An explanation of potential challenges for intervention during your field education experience

An explanation of potential challenges for intervention during your field education experience

John Lawrence

An explanation of potential challenges for intervention during your field education experience

One of the potential challenges for interventions for our clients is the community understanding that there are not enough resources to address the social problems that are present in our community (Garthwait, 2017). Many people view the population that the Elizabeth Foundation serves in negative terms where they are too lazy to get a job to bring them out of homelessness or made bad decisions that led them into substance use disorder (Understand Homelessness, n.d.). Another challenge is the clients who are using substances that cause psychosis such as methamphetamine create a challenge in for intervention as these clients tend to exhibit behaviors of mistrust and fear of any organization that could help them (Villines, n.d.).

An explanation of personal action plans you might take to address intervention in your field education experience

One of the items addresses how the general community views the homeless population in education. Education on how homelessness is a complex social problem, and a one size fits all solution does not address the issue (Garthwait, 2017). In the education of the community, we must explain that it is a convergence of mental health, substance use disorder, economy, all forms of abusive relationships and many other factors help explain and educate the community as to why our organization needs to operate with syringe exchange to begin to address the social problem (Understand Homelessness, n.d.). To address the psychosis of methamphetamine substance, use as a challenge building rapport, operating with empathy, and partnering with insiders within the population can increase the effective use of interventions with clients and allow us to utilize resources to address their needs.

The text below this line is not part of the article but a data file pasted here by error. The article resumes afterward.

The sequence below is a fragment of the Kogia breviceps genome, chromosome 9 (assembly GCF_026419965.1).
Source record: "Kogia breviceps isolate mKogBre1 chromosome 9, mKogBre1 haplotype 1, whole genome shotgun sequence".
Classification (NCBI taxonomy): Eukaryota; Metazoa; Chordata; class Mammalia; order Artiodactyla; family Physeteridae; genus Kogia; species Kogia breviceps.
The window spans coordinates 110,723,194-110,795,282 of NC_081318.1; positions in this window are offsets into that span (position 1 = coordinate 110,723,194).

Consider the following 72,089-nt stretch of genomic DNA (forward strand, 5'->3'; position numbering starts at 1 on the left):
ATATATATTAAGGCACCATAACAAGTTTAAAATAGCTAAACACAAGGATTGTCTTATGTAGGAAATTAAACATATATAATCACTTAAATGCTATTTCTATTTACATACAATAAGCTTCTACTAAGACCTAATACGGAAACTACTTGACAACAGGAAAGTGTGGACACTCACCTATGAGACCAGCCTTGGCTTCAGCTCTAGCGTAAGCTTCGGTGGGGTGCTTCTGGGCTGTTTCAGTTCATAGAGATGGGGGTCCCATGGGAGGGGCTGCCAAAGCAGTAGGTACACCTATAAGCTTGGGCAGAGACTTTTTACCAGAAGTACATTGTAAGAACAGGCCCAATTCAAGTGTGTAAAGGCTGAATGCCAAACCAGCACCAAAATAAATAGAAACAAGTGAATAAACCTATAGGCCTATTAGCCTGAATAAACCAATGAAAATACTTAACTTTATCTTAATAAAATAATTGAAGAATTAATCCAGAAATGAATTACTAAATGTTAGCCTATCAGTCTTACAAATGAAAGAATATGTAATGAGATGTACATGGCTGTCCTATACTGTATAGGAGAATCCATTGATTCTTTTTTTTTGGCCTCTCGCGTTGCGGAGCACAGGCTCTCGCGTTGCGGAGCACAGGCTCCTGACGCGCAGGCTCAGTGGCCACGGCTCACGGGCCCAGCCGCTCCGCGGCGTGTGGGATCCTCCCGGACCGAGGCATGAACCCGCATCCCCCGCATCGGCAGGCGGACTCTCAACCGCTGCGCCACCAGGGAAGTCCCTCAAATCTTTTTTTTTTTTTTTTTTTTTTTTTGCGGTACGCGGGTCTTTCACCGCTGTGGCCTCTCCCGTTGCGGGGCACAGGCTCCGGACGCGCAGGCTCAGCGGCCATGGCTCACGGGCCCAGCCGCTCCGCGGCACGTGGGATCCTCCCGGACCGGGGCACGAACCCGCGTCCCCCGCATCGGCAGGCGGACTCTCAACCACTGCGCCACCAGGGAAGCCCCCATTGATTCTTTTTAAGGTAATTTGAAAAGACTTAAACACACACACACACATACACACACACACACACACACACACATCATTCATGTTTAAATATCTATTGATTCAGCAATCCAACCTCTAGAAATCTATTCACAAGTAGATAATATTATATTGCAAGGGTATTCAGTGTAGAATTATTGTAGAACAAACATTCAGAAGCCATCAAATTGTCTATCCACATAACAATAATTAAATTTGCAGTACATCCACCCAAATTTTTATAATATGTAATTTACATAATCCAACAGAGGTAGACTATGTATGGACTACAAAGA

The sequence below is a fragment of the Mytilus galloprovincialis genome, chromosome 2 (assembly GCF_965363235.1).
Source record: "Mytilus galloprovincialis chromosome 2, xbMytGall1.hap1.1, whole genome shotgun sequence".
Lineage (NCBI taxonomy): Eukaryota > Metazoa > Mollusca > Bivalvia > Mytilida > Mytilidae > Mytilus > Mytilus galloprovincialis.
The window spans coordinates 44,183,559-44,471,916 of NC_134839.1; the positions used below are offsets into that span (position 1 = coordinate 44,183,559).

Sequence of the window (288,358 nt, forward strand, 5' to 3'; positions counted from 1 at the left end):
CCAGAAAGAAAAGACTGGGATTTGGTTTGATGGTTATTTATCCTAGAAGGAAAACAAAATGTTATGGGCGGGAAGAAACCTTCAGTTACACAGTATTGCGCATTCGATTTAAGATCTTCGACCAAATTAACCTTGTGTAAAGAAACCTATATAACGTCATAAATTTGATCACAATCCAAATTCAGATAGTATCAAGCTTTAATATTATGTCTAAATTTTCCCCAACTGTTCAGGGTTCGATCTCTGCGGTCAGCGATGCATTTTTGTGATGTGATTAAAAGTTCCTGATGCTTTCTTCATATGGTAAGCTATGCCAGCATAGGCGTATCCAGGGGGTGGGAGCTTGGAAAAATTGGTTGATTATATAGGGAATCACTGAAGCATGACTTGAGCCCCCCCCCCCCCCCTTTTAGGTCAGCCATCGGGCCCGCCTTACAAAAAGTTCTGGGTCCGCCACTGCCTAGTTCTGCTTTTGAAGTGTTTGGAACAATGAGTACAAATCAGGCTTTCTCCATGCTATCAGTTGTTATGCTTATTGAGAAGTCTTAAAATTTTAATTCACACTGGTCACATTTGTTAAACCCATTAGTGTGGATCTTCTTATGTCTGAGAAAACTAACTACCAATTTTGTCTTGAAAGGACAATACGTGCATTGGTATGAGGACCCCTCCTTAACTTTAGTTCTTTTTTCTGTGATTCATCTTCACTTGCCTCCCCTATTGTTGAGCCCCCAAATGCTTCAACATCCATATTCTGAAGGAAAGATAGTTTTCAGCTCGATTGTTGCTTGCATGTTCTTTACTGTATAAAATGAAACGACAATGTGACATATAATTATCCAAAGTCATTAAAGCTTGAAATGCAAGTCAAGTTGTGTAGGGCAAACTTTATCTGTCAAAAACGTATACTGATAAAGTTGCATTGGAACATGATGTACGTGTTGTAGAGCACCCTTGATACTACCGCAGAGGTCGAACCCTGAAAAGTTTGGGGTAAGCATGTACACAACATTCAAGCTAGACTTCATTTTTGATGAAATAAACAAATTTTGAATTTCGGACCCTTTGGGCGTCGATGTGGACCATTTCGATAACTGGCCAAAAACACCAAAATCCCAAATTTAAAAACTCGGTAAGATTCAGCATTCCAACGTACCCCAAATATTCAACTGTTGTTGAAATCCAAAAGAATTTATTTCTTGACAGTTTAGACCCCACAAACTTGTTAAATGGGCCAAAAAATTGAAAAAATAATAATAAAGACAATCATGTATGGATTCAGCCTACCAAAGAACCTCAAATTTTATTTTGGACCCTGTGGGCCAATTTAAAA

2.Marcia Reed Wilson

Intervention is the universally established third step in the change process. Due to the diverse groups of clients, I interact with in my agency, I often find(more often than not) no matter how similar the clients/situations appear, each client’s social functioning is paramount and instrumental in the optimum success or failure(need to revise plan) of the prescribed treatment plan designed by the client and their social worker. Social functioning includes the ability to fulfill desired and required social roles, meet one’s own basic needs, make adequate contributions to family and community life, and achieve autonomy and satisfaction in the pursuit of own’s lives goals(Garthwait,2017). Stating this, I find that with each respective client, you may have a large spectrum of cooperation and active participation in their own treatment plan which is stressful and I find myself having to remind myself all I can do is my part/play my role as effectively as I can within the helping relationship. Clients who come/are referred expecting you/me to take notes and ‘fix’ their issues with nothing more than the intake form as their contribution makes it hard to effectively implement successful interventions especially due to my role within my agency.